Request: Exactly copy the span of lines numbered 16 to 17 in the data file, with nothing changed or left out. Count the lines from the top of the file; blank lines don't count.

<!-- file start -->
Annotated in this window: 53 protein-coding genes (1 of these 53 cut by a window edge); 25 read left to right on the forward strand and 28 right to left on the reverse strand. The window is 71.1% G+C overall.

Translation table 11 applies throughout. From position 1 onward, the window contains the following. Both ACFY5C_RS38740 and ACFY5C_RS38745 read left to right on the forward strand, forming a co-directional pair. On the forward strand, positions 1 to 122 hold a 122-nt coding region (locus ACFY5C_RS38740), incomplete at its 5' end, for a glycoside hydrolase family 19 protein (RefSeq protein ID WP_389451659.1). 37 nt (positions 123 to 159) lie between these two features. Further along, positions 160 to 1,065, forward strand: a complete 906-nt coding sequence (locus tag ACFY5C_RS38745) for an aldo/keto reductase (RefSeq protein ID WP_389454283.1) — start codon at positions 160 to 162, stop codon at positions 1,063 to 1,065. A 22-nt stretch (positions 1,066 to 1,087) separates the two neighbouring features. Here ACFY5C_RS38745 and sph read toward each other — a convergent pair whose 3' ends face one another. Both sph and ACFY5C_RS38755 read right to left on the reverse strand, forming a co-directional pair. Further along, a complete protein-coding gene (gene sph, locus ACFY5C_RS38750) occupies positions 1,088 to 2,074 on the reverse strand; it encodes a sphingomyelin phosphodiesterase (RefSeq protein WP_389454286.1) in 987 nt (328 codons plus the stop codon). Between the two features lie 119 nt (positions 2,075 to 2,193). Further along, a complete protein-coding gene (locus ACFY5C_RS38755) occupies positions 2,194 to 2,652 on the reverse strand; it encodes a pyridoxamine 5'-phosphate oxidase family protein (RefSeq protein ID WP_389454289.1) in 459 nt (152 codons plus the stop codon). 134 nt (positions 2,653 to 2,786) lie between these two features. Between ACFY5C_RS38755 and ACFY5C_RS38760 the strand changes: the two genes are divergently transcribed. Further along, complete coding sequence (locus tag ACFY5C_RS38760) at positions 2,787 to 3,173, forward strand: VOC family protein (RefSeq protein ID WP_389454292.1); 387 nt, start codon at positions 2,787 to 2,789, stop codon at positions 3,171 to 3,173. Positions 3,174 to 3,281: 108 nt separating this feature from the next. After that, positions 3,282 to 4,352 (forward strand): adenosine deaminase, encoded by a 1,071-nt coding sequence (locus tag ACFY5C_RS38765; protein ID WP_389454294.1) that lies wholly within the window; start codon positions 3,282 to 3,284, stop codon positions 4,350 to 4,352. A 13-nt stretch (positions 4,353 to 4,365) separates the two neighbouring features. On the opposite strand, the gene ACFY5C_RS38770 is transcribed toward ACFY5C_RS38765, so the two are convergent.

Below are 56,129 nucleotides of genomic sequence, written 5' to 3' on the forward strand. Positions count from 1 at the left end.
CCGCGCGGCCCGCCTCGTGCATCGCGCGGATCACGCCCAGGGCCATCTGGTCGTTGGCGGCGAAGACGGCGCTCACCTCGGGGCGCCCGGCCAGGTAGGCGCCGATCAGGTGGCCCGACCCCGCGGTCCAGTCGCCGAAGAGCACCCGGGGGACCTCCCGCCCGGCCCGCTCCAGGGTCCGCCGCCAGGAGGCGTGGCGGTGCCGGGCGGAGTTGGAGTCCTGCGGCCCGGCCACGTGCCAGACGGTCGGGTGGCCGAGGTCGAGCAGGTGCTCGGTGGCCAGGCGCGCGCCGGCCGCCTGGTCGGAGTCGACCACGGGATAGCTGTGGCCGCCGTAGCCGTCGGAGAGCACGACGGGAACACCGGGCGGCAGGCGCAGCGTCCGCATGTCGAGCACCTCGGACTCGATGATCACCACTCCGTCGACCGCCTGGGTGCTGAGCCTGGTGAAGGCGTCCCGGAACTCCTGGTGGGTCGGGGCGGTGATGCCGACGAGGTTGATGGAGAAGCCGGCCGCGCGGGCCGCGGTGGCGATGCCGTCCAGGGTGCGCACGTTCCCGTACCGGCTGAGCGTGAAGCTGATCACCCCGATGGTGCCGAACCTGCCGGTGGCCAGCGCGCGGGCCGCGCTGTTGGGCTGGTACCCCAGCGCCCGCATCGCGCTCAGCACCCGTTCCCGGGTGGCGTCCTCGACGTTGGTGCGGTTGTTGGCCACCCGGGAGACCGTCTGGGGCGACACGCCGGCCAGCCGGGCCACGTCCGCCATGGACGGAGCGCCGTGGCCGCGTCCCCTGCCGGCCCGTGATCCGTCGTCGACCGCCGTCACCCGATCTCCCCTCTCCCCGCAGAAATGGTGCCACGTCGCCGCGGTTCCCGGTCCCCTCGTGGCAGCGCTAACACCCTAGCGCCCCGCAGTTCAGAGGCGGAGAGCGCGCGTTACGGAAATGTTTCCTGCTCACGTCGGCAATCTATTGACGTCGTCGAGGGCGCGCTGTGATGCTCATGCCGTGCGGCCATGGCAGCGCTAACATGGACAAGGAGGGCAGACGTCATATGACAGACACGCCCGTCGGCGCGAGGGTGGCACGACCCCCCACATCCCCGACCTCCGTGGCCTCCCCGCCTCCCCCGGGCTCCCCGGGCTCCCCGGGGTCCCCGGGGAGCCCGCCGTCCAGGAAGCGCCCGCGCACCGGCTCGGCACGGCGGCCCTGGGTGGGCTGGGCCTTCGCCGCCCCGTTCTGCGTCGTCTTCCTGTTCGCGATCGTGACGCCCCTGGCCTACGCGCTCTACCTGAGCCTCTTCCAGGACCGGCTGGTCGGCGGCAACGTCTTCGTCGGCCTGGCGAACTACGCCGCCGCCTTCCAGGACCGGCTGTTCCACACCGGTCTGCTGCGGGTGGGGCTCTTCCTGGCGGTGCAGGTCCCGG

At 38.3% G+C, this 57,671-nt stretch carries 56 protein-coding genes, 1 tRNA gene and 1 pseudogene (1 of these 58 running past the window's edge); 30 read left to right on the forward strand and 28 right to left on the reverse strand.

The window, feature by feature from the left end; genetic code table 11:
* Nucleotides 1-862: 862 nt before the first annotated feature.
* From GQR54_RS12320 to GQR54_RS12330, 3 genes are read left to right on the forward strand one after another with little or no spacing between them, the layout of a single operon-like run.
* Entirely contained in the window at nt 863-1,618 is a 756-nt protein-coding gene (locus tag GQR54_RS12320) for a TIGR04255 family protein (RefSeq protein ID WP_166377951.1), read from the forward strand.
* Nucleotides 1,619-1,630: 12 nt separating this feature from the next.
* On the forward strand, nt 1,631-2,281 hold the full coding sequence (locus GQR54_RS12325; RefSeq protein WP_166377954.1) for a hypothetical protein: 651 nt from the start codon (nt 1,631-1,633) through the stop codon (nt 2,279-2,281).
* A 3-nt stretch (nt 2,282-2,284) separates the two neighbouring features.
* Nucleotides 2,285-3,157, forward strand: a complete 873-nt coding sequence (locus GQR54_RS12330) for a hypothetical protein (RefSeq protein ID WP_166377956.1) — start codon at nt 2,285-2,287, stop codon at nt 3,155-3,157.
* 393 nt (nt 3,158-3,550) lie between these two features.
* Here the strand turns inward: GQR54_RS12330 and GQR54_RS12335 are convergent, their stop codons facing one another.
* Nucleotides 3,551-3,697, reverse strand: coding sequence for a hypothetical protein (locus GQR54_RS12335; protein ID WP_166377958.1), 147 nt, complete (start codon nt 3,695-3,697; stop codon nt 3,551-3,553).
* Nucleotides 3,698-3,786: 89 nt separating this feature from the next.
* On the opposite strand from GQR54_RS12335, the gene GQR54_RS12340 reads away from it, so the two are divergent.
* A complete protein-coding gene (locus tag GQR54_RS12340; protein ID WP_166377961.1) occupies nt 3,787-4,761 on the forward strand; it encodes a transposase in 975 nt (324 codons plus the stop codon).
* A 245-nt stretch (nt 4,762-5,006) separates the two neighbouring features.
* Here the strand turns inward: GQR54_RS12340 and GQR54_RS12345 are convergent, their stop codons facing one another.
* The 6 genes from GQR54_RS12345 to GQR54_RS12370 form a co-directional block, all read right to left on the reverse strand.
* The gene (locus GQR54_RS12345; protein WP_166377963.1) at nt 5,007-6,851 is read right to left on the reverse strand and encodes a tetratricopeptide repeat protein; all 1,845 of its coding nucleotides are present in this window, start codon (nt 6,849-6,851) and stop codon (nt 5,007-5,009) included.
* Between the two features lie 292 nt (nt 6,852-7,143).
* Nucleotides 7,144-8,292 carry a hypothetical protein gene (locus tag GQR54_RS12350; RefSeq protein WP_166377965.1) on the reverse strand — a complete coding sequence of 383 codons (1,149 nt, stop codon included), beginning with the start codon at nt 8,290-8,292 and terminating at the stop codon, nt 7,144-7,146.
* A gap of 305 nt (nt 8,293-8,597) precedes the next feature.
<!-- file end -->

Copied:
* Nucleotides 3,551-3,697, reverse strand: coding sequence for a hypothetical protein (locus GQR54_RS12335; protein ID WP_166377958.1), 147 nt, complete (start codon nt 3,695-3,697; stop codon nt 3,551-3,553).
* Nucleotides 3,698-3,786: 89 nt separating this feature from the next.